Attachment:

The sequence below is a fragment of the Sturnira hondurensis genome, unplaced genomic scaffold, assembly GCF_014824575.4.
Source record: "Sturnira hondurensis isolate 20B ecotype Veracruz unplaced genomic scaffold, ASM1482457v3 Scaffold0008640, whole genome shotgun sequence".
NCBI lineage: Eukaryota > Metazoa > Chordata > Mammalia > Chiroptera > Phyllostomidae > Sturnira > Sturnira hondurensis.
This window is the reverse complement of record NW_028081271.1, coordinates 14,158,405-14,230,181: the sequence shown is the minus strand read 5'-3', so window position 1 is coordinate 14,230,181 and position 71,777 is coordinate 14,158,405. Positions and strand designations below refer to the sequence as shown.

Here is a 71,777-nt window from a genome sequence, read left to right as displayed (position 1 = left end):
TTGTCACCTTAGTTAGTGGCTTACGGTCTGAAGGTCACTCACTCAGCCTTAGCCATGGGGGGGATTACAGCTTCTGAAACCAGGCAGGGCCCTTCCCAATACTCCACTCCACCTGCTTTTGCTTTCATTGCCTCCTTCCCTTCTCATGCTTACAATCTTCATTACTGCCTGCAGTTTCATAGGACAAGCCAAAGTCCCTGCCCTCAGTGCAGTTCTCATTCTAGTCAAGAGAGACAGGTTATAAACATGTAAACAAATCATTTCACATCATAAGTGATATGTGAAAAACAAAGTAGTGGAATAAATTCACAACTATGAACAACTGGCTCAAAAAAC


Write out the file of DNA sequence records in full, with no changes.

The sequence below is a fragment of the Sturnira hondurensis genome, unplaced genomic scaffold, assembly GCF_014824575.4.
Source record: "Sturnira hondurensis isolate 20B ecotype Veracruz unplaced genomic scaffold, ASM1482457v3 Scaffold0008640, whole genome shotgun sequence".
NCBI lineage: Eukaryota > Metazoa > Chordata > Mammalia > Chiroptera > Phyllostomidae > Sturnira > Sturnira hondurensis.
This window is the reverse complement of record NW_028081271.1, coordinates 14,158,405-14,230,181: the sequence shown is the minus strand read 5'-3', so window position 1 is coordinate 14,230,181 and position 71,777 is coordinate 14,158,405. Positions and strand designations below refer to the sequence as shown.

Here is a 71,777-nt window from a genome sequence, read left to right as displayed (position 1 = left end):
TTGTCACCTTAGTTAGTGGCTTACGGTCTGAAGGTCACTCACTCAGCCTTAGCCATGGGGGGGATTACAGCTTCTGAAACCAGGCAGGGCCCTTCCCAATACTCCACTCCACCTGCTTTTGCTTTCATTGCCTCCTTCCCTTCTCATGCTTACAATCTTCATTACTGCCTGCAGTTTCATAGGACAAGCCAAAGTCCCTGCCCTCAGTGCAGTTCTCATTCTAGTCAAGAGAGACAGGTTATAAACATGTAAACAAATCATTTCACATCATAAGTGATATGTGAAAAACAAAGTAGTGGAATAAATTCACAACTATGAACAACTGGCTCAAAAAAC